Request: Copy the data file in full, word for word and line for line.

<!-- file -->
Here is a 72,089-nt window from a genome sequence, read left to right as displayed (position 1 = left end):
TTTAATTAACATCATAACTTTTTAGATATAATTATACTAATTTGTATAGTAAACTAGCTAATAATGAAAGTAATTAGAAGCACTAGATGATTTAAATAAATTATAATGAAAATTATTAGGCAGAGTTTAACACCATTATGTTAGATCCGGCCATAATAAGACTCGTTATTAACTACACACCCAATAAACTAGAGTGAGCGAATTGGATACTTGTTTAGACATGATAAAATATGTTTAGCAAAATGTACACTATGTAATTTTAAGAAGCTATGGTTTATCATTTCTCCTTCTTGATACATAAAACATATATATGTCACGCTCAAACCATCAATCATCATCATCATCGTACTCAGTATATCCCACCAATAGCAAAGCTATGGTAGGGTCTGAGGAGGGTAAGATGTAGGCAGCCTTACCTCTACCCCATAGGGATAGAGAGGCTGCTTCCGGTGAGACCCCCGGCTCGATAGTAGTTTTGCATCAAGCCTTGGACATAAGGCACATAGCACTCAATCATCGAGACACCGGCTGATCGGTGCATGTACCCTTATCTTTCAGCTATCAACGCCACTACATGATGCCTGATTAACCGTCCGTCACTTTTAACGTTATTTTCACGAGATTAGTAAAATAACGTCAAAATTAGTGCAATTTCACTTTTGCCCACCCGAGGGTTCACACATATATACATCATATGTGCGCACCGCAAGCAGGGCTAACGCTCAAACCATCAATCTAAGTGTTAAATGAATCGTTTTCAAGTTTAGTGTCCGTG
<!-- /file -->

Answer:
Here is a 72,089-nt window from a genome sequence, read left to right as displayed (position 1 = left end):
TTTAATTAACATCATAACTTTTTAGATATAATTATACTAATTTGTATAGTAAACTAGCTAATAATGAAAGTAATTAGAAGCACTAGATGATTTAAATAAATTATAATGAAAATTATTAGGCAGAGTTTAACACCATTATGTTAGATCCGGCCATAATAAGACTCGTTATTAACTACACACCCAATAAACTAGAGTGAGCGAATTGGATACTTGTTTAGACATGATAAAATATGTTTAGCAAAATGTACACTATGTAATTTTAAGAAGCTATGGTTTATCATTTCTCCTTCTTGATACATAAAACATATATATGTCACGCTCAAACCATCAATCATCATCATCATCGTACTCAGTATATCCCACCAATAGCAAAGCTATGGTAGGGTCTGAGGAGGGTAAGATGTAGGCAGCCTTACCTCTACCCCATAGGGATAGAGAGGCTGCTTCCGGTGAGACCCCCGGCTCGATAGTAGTTTTGCATCAAGCCTTGGACATAAGGCACATAGCACTCAATCATCGAGACACCGGCTGATCGGTGCATGTACCCTTATCTTTCAGCTATCAACGCCACTACATGATGCCTGATTAACCGTCCGTCACTTTTAACGTTATTTTCACGAGATTAGTAAAATAACGTCAAAATTAGTGCAATTTCACTTTTGCCCACCCGAGGGTTCACACATATATACATCATATGTGCGCACCGCAAGCAGGGCTAACGCTCAAACCATCAATCTAAGTGTTAAATGAATCGTTTTCAAGTTTAGTGTCCGTG